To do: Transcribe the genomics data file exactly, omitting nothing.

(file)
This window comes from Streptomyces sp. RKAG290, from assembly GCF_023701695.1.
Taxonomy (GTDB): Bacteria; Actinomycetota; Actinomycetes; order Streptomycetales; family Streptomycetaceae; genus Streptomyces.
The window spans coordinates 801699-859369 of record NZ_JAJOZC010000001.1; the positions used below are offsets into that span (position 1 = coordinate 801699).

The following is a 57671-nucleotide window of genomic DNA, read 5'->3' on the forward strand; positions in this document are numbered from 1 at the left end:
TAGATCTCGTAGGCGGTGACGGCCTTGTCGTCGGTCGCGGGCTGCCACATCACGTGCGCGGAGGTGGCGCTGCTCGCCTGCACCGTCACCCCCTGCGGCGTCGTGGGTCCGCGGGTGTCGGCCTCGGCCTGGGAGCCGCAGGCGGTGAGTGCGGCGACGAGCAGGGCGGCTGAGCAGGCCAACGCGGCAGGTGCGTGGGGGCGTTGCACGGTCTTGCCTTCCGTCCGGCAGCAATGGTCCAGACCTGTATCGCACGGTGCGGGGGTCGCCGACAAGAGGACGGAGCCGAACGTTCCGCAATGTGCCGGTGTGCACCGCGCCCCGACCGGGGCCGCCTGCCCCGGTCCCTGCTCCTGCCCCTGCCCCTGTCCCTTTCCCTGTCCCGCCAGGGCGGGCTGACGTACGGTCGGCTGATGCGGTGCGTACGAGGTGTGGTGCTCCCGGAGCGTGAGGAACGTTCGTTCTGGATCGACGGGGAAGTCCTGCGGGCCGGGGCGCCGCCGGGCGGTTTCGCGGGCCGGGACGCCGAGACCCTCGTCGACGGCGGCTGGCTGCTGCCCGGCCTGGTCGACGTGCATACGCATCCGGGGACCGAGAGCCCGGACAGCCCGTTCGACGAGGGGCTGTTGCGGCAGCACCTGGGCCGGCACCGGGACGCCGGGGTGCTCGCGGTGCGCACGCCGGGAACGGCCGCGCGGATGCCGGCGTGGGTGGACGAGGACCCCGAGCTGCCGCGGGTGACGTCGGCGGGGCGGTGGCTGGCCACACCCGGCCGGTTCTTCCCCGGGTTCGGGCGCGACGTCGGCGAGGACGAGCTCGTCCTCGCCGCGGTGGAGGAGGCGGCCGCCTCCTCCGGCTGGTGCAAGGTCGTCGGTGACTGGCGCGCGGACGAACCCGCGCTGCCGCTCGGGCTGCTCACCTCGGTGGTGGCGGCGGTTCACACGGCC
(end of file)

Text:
This window comes from Streptomyces sp. RKAG290, from assembly GCF_023701695.1.
Taxonomy (GTDB): Bacteria; Actinomycetota; Actinomycetes; order Streptomycetales; family Streptomycetaceae; genus Streptomyces.
The window spans coordinates 801699-859369 of record NZ_JAJOZC010000001.1; the positions used below are offsets into that span (position 1 = coordinate 801699).

The following is a 57671-nucleotide window of genomic DNA, read 5'->3' on the forward strand; positions in this document are numbered from 1 at the left end:
TAGATCTCGTAGGCGGTGACGGCCTTGTCGTCGGTCGCGGGCTGCCACATCACGTGCGCGGAGGTGGCGCTGCTCGCCTGCACCGTCACCCCCTGCGGCGTCGTGGGTCCGCGGGTGTCGGCCTCGGCCTGGGAGCCGCAGGCGGTGAGTGCGGCGACGAGCAGGGCGGCTGAGCAGGCCAACGCGGCAGGTGCGTGGGGGCGTTGCACGGTCTTGCCTTCCGTCCGGCAGCAATGGTCCAGACCTGTATCGCACGGTGCGGGGGTCGCCGACAAGAGGACGGAGCCGAACGTTCCGCAATGTGCCGGTGTGCACCGCGCCCCGACCGGGGCCGCCTGCCCCGGTCCCTGCTCCTGCCCCTGCCCCTGTCCCTTTCCCTGTCCCGCCAGGGCGGGCTGACGTACGGTCGGCTGATGCGGTGCGTACGAGGTGTGGTGCTCCCGGAGCGTGAGGAACGTTCGTTCTGGATCGACGGGGAAGTCCTGCGGGCCGGGGCGCCGCCGGGCGGTTTCGCGGGCCGGGACGCCGAGACCCTCGTCGACGGCGGCTGGCTGCTGCCCGGCCTGGTCGACGTGCATACGCATCCGGGGACCGAGAGCCCGGACAGCCCGTTCGACGAGGGGCTGTTGCGGCAGCACCTGGGCCGGCACCGGGACGCCGGGGTGCTCGCGGTGCGCACGCCGGGAACGGCCGCGCGGATGCCGGCGTGGGTGGACGAGGACCCCGAGCTGCCGCGGGTGACGTCGGCGGGGCGGTGGCTGGCCACACCCGGCCGGTTCTTCCCCGGGTTCGGGCGCGACGTCGGCGAGGACGAGCTCGTCCTCGCCGCGGTGGAGGAGGCGGCCGCCTCCTCCGGCTGGTGCAAGGTCGTCGGTGACTGGCGCGCGGACGAACCCGCGCTGCCGCTCGGGCTGCTCACCTCGGTGGTGGCGGCGGTTCACACGGCC